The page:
Helping people with computers... one answer at a time.

Standby can often be unstable, especially on older machines. There could be a fix or you might want to change your power management methods!

I'm running Thunderbird 14 and Firefox. They both hang coming out of sleep. I can't do anything. I've tried all of the possible setups and still the same. I have to close and then reopen each one.

In this excerpt from Answercast #48, I look at a machine that is hanging when it comes back from standby mode.

Standby crashes

Unfortunately, standby can occasionally be a little bit destabilizing for some computers.

I say "some computers" and not necessarily "some applications," but of course, it's a combination of the two.

  • Standby, or sleep, actually requires support from the computer's own BIOS;

  • And many BIOS' on older computers basically have issues with sleep.

So much so that I ended up training myself to never use sleep because it was always so unreliable when I came back.

Things like what you are describing (the applications hanging when you come back from sleep) were common to me and it wasn't just Firefox or Thunderbird; it was any number of different applications and occasionally the entire operating system itself.

Network adapters not coming back from sleep

My guess is, in your case (since you're mentioning both of these two network based applications), guess is that your network adapter simply isn't coming out of sleep properly.

You can certainly try getting updated drivers for it... but in all honesty, my guess is you're running a slightly older machine with a slightly older BIOS. It's probably a function of the BIOS that's causing these kinds of problems.

You can also (if you feel like it, it's important enough to you)... you can certainly try updating the BIOS for that computer.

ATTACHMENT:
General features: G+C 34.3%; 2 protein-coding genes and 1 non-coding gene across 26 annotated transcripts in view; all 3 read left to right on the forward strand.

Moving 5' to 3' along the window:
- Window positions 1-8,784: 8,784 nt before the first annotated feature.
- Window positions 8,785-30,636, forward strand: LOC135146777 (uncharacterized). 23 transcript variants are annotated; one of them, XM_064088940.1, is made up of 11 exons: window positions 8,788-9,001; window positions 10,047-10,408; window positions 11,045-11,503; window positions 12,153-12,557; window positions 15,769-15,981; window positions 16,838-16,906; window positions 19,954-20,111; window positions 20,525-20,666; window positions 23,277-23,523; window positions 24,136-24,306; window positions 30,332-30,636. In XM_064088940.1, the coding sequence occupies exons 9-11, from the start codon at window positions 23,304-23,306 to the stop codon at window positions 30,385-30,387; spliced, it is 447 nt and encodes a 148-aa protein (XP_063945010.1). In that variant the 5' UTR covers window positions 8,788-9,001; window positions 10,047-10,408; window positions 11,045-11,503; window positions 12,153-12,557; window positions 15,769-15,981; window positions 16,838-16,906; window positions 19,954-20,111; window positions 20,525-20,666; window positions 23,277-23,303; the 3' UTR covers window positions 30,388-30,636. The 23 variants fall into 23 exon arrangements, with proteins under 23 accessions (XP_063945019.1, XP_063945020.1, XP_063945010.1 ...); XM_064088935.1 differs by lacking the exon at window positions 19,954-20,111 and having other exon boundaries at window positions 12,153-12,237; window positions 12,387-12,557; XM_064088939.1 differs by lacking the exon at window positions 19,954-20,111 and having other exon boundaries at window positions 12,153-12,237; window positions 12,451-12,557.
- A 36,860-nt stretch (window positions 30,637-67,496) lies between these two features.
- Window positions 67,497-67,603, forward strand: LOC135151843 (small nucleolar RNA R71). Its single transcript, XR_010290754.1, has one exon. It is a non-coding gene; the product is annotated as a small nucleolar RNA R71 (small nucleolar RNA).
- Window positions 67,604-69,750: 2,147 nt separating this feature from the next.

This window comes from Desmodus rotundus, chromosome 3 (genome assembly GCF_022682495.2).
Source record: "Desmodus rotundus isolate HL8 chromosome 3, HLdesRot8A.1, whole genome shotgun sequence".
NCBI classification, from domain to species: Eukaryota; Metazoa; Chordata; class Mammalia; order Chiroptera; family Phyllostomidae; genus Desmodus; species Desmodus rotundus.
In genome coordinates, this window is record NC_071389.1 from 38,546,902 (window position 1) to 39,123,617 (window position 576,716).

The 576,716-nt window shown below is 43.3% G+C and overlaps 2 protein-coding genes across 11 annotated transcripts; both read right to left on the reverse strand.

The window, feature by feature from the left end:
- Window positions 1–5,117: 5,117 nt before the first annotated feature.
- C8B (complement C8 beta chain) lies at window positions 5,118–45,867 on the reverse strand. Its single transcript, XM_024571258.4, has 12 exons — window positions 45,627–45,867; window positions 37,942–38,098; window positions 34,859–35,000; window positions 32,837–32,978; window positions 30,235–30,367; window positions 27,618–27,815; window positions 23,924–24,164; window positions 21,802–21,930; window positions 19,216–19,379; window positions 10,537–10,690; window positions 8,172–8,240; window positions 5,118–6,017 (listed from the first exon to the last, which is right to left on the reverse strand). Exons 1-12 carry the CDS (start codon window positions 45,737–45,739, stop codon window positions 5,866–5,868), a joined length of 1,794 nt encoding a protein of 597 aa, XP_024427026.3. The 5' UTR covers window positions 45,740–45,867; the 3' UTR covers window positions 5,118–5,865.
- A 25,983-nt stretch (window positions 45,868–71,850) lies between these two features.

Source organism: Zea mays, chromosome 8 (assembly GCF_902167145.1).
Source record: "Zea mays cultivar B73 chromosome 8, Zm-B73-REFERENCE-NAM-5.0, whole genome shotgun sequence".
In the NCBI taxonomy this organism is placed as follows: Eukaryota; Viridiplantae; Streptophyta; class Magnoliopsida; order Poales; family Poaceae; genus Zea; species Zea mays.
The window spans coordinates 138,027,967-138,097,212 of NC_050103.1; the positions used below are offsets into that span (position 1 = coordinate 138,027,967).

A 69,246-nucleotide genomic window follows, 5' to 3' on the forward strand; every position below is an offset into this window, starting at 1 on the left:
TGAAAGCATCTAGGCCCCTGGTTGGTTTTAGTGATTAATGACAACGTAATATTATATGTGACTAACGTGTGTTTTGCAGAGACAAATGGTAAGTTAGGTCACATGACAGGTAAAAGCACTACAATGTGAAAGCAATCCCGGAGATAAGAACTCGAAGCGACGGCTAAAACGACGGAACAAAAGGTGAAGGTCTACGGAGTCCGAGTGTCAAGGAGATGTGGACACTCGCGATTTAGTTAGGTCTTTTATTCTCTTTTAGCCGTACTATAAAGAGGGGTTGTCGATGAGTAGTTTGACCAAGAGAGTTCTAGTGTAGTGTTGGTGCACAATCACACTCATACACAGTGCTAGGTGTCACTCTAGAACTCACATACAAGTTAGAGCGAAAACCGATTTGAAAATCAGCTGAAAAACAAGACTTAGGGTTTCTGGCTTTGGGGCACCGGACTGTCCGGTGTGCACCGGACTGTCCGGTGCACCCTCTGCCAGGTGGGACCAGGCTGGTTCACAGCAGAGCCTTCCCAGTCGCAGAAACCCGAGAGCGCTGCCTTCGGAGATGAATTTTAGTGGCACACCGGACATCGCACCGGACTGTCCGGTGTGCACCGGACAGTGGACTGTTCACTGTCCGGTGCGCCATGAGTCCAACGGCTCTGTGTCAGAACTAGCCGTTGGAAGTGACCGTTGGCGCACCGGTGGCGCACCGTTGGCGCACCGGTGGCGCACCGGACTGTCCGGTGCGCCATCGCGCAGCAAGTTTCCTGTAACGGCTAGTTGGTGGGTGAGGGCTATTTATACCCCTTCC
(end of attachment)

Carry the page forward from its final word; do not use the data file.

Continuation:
Turn off standby

Ultimately, I personally don't find standby that helpful in most cases. You can try hibernate instead.

  • Hibernate actually shuts the computer down in a completely different way that uses much less power while it's in hibernation.

  • When it comes back up, hardware is reinitialized in a completely different way.

That can be more stable. I'm not saying that it doesn't have its own set of problems on some machines. But, in my experience, hibernate can be slightly more stable than standby on older machines.

Ultimately, I really don't have an answer for you. You can certainly try, as I said:

  • Updating the BIOS;

  • Updating the drivers for your network adapter.

But in all honesty, it's very possible that there's not a whole lot that can be done here.

Shut down completely

If that's the case, you can try hibernate or you can simply revert to shutting the machine down normally and completely, and avoiding the feature entirely.

Article C5747 - August 29, 2012 « »

Leo Leo A. Notenboom has been playing with computers since he was required to take a programming class in 1976. An 18 year career as a programmer at Microsoft soon followed. After "retiring" in 2001, Leo started Ask Leo! in 2003 as a place for answers to common computer and technical questions. More about Leo.

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